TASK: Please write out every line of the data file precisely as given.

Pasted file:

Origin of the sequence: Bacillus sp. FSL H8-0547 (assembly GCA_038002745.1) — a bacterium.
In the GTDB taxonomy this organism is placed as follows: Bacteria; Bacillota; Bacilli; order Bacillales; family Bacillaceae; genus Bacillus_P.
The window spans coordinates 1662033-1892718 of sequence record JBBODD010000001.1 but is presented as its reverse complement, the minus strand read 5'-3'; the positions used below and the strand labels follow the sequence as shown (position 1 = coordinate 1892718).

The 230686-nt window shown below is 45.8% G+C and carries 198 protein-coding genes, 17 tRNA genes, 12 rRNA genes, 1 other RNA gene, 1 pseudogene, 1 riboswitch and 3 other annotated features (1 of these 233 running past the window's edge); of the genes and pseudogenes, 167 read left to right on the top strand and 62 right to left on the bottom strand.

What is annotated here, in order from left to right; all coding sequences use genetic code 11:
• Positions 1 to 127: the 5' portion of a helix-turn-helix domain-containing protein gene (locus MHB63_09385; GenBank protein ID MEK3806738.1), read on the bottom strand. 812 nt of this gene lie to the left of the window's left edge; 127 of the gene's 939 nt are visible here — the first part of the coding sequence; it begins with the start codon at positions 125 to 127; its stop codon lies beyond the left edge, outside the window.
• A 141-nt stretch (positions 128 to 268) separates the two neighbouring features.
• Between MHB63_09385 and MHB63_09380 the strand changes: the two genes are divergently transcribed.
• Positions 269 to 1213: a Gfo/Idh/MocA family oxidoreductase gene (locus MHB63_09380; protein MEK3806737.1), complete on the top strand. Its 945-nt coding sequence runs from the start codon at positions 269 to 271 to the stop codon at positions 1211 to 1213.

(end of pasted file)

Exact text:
Origin of the sequence: Bacillus sp. FSL H8-0547 (assembly GCA_038002745.1) — a bacterium.
In the GTDB taxonomy this organism is placed as follows: Bacteria; Bacillota; Bacilli; order Bacillales; family Bacillaceae; genus Bacillus_P.
The window spans coordinates 1662033-1892718 of sequence record JBBODD010000001.1 but is presented as its reverse complement, the minus strand read 5'-3'; the positions used below and the strand labels follow the sequence as shown (position 1 = coordinate 1892718).

The 230686-nt window shown below is 45.8% G+C and carries 198 protein-coding genes, 17 tRNA genes, 12 rRNA genes, 1 other RNA gene, 1 pseudogene, 1 riboswitch and 3 other annotated features (1 of these 233 running past the window's edge); of the genes and pseudogenes, 167 read left to right on the top strand and 62 right to left on the bottom strand.

What is annotated here, in order from left to right; all coding sequences use genetic code 11:
• Positions 1 to 127: the 5' portion of a helix-turn-helix domain-containing protein gene (locus MHB63_09385; GenBank protein ID MEK3806738.1), read on the bottom strand. 812 nt of this gene lie to the left of the window's left edge; 127 of the gene's 939 nt are visible here — the first part of the coding sequence; it begins with the start codon at positions 125 to 127; its stop codon lies beyond the left edge, outside the window.
• A 141-nt stretch (positions 128 to 268) separates the two neighbouring features.
• Between MHB63_09385 and MHB63_09380 the strand changes: the two genes are divergently transcribed.
• Positions 269 to 1213: a Gfo/Idh/MocA family oxidoreductase gene (locus MHB63_09380; protein MEK3806737.1), complete on the top strand. Its 945-nt coding sequence runs from the start codon at positions 269 to 271 to the stop codon at positions 1211 to 1213.